Skip to main content

Parti Quebecois Leader Pauline Marois checks the view while campaigning on March 22 in Notre-Dame-du-Portage.Jacques Boissinot/The Canadian Press

Parti Quebecois Leader Pauline Marois says she's concerned about reports of possible voter fraud involving anglophone and allophones from outside the province trying to register in the Quebec election.

Marois says the PQ has asked for more details on the issue from Quebec's chief electoral officer.

Her comments follow a story on Saturday in Montreal's Le Devoir newspaper.

The newspaper cites an electoral officer in a downtown Montreal riding who says many English-speakers and others whose first language is neither English nor French have recently tried to register to vote.

The electoral officer says some of the people didn't have proper documentation.

He called the situation "worrisome and abnormal."

"It's as if (Montreal's) Trudeau International Airport was wide open and we distributed free visas to anyone who came through, without question," Mathieu Vandal, the president of local electoral office in Montreal's Sainte-Marie-Saint-Jacques, told Le Devoir.

The downtown riding is 75 per cent first-language French but is also home to a large number of university students.

Vandal says about half the people trying to register since last Monday were anglophone or allophone.

He resigned from his post on Friday, according to Le Devoir.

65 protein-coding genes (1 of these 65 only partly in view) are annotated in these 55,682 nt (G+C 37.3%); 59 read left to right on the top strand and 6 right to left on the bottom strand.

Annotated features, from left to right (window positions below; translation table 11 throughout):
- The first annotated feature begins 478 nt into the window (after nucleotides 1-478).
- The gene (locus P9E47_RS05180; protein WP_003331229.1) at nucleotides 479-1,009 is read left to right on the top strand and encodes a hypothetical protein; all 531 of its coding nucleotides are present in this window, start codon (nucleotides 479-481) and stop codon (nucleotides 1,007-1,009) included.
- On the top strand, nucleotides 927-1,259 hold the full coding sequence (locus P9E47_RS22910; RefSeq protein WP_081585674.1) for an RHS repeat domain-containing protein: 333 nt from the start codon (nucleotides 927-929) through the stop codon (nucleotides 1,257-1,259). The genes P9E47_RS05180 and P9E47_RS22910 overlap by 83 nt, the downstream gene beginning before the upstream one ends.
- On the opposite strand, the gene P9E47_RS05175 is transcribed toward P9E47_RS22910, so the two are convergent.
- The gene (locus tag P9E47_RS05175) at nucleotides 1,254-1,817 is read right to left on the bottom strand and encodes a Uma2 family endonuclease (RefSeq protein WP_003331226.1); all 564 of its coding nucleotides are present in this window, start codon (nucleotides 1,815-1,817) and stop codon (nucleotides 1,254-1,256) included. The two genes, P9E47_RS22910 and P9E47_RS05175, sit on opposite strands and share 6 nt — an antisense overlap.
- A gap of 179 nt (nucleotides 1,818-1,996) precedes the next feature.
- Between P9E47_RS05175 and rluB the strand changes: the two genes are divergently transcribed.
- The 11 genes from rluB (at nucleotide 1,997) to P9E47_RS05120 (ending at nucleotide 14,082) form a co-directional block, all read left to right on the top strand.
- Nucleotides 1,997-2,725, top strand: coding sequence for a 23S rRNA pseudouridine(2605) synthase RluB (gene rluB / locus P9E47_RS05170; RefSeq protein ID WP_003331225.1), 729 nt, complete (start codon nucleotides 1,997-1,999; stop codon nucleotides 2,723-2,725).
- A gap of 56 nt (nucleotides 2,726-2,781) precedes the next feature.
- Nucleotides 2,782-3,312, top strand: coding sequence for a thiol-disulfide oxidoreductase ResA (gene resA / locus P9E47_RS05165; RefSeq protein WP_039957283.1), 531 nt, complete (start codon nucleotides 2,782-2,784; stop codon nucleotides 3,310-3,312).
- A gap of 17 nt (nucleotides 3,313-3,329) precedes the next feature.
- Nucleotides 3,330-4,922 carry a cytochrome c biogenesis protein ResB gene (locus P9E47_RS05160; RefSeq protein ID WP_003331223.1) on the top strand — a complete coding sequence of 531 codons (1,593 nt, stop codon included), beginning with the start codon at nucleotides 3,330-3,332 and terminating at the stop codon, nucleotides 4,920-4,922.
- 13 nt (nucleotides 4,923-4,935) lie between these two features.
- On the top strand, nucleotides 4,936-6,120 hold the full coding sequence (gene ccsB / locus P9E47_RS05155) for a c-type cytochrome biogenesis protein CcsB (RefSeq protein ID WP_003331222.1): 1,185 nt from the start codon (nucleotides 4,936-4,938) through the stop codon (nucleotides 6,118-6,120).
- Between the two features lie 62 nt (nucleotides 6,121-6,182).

Quebec's chief electoral office has not returned a request for comment from The Canadian Press.

Allegations surfaced earlier in the week that Quebec university students from elsewhere in Canada were unable to register in the April 7 election.

Dune Desormeaux, a fourth-year student at McGill who is originally from British Columbia, said Saturday he was turned away when he tried to register.

The 21-year-old said he brought the necessary identification but was told he couldn't vote because he was a student.

"I had anticipated having no problems," he said in an interview.

"I brought the documents requested — my picture ID and a proof of address. And basically I was told, after a reasonably long discussion, that I would not be eligible to vote because I was not domiciled in Quebec as they said."

According to the website of Quebec's electoral office, to be eligible to vote a person must be a Canadian citizen and have lived in Quebec for six months.

They must also have the intention of making Quebec their "principal establishment," according to the Quebec civil code.

Since moving to the province, Desormeaux said he has only returned to British Columbia for a few weeks a year.